A ListView displays a horizontal or vertical list of items from which the user may select, or with which the user may interact. A ListView is able to have its generic type set to represent the type of data in the backing model. Doing this has the benefit of making various methods in the ListView, as well as the supporting classes (mentioned below), type-safe. In addition, making use of the generic type supports substantially simplified development of applications making use of ListView, as all modern IDEs are able to auto-complete far more successfully with the additional type information.
A simple example of how to create and populate a ListView of names (Strings) is shown here:
ObservableList<String> names = FXCollections.observableArrayList( "Julia", "Ian", "Sue", "Matthew", "Hannah", "Stephan", "Denise"); ListView<String> listView = new ListView<String>(names);
The elements of the ListView are contained within the
ObservableList is automatically observed by the ListView, such that any
changes that occur inside the ObservableList will be automatically shown in
the ListView itself. If passing the
ObservableList in to the
ListView constructor is not feasible, the recommended approach for setting
the items is to simply call:
The end result of this is, as noted above, that the ListView will automatically refresh the view to represent the items in the list.
ObservableList<T> content = ... listView.setItems(content);
Another approach, whilst accepted by the ListView, is not the recommended approach:
The issue with the approach shown above is that the content list is being copied into the items list - meaning that subsequent changes to the content list are not observed, and will not be reflected visually within the ListView.
List<T> content = ... getItems().setAll(content);
To track selection and focus, it is necessary to become familiar with the
FocusModel classes. A ListView has at most
one instance of each of these classes, available from
focusModel properties respectively.
Whilst it is possible to use this API to set a new selection model, in
most circumstances this is not necessary - the default selection and focus
models should work in most circumstances.
SelectionModel used when instantiating a ListView is
an implementation of the
MultipleSelectionModel abstract class.
However, as noted in the API documentation for
property, the default value is
SelectionMode.SINGLE. To enable
multiple selection in a default ListView instance, it is therefore necessary
to do the following:
The visuals of the ListView can be entirely customized by replacing the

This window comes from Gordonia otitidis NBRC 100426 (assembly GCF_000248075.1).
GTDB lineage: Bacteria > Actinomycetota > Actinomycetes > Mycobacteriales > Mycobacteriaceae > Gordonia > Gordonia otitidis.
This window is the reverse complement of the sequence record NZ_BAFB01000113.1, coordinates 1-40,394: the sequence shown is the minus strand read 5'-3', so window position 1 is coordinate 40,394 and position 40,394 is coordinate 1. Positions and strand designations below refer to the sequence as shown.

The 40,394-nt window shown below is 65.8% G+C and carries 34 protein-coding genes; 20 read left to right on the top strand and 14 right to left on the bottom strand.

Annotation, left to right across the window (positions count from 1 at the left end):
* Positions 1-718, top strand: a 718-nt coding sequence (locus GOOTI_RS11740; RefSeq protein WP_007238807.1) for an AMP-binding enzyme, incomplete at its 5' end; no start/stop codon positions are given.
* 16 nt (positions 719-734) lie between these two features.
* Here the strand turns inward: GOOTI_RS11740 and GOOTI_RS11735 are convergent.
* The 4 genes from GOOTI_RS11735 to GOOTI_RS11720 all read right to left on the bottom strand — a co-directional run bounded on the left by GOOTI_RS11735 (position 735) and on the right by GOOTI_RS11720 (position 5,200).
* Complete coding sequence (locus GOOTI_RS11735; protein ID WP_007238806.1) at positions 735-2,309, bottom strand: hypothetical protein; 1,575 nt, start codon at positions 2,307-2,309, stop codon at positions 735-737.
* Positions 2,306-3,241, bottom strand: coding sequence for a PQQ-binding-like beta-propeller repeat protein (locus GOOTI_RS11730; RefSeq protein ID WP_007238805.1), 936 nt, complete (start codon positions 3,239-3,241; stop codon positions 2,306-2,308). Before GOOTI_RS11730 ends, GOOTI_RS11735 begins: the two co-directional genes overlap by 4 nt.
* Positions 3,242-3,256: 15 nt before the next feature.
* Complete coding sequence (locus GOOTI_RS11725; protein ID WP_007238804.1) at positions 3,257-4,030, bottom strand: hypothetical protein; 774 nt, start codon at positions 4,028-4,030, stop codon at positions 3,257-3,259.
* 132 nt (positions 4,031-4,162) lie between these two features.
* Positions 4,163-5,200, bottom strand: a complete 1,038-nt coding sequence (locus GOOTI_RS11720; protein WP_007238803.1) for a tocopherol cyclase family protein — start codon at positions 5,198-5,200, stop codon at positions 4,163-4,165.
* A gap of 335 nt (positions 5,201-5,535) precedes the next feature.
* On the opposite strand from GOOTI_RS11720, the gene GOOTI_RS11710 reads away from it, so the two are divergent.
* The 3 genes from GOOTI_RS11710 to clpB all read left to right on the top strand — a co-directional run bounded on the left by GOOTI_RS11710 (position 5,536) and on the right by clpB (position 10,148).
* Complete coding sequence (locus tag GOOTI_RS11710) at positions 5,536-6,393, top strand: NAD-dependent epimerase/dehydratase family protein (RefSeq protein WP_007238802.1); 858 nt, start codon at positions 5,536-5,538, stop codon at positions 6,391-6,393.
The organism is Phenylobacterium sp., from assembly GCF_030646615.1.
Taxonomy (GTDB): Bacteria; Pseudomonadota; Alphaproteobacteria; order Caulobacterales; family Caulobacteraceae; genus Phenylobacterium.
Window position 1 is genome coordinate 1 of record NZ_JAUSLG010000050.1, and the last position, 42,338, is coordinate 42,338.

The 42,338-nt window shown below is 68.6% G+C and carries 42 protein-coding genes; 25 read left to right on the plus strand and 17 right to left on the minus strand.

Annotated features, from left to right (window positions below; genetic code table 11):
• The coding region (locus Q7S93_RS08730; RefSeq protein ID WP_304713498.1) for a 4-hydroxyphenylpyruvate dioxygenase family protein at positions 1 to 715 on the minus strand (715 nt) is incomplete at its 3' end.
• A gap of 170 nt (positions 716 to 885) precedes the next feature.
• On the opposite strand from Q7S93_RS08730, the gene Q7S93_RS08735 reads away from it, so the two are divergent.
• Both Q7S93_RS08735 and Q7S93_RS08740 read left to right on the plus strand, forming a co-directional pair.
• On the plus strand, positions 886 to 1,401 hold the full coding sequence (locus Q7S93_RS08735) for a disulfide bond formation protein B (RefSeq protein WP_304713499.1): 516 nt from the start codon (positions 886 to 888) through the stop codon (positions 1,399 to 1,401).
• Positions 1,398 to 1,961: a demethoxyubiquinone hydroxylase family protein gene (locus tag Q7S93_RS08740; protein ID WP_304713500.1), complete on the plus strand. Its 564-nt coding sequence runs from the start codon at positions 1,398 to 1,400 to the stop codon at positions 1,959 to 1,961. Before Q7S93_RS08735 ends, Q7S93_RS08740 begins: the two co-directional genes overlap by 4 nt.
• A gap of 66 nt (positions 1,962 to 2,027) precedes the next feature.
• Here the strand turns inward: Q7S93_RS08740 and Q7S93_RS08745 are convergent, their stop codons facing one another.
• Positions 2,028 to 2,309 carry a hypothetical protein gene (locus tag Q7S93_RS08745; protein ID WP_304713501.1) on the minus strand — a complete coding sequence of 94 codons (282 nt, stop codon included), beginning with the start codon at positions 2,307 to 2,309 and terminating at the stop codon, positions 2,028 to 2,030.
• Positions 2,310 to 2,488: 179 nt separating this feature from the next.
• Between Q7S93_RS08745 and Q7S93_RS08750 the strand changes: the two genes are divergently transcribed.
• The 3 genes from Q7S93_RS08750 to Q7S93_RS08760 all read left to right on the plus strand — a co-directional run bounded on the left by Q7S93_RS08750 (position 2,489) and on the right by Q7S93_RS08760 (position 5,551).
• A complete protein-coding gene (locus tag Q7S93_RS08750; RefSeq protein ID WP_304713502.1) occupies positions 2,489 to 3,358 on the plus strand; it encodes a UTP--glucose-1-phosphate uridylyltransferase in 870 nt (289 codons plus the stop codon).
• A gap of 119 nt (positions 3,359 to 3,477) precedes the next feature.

cell factory. A cell factory is used to
ListCell instances, which are used to represent an item in the
ListView. See the
Cell class documentation for a more complete
description of how to write custom Cells.
This control supports inline editing of values, and this section attempts to give an overview of the available APIs and how you should use them.
Firstly, cell editing most commonly requires a different user interface
than when a cell is not being edited. This is the responsibility of the
Cell implementation being used. For ListView, this is the responsibility
cell factory. It is your choice whether the cell is
permanently in an editing state (e.g. this is common for
or to switch to a different UI when editing begins (e.g. when a double-click
is received on a cell).
To know when editing has been requested on a cell,
simply override the
javafx.scene.control.Cell.startEdit() method, and
update the cell
graphic properties as
appropriate (e.g. set the text to null and set the graphic to be a
TextField). Additionally, you should also override
Cell.cancelEdit() to reset the UI back to its original visual state
when the editing concludes. In both cases it is important that you also
ensure that you call the super method to have the cell perform all duties it
must do to enter or exit its editing mode.
Once your cell is in an editing state, the next thing you are most probably
interested in is how to commit or cancel the editing that is taking place. This is your
responsibility as the cell factory provider. Your cell implementation will know
when the editing is over, based on the user input (e.g. when the user presses
the Enter or ESC keys on their keyboard). When this happens, it is your
responsibility to call
Cell.cancelEdit(), as appropriate.
When you call
Cell.commitEdit(Object) an event is fired to the
ListView, which you can observe by adding an
you can also observe edit events for
By default the ListView edit commit handler is non-null, with a default
handler that attempts to overwrite the property value for the
item in the currently-being-edited row. It is able to do this as the
Cell.commitEdit(Object) method is passed in the new value, and this
is passed along to the edit commit handler via the
EditEvent that is fired. It is simply a matter of calling
EditEvent.getNewValue() to retrieve this value.
It is very important to note that if you call
ListView.setOnEditCommit(javafx.event.EventHandler) with your own
EventHandler, then you will be removing the default handler. Unless
you then handle the writeback to the property (or the relevant data source),
nothing will happen. You can work around this by using the
method to add a
EventHandler as the second argument. Using this method,
you will not replace the default implementation, but you will be notified when
an edit commit has occurred.
Hopefully this summary answers some of the commonly asked questions. Fortunately, JavaFX ships with a number of pre-built cell factories that handle all the editing requirements on your behalf. You can find these pre-built cell factories in the javafx.scene.control.cell package.
| This type is used to represent the type of the objects stored in
the ListViews |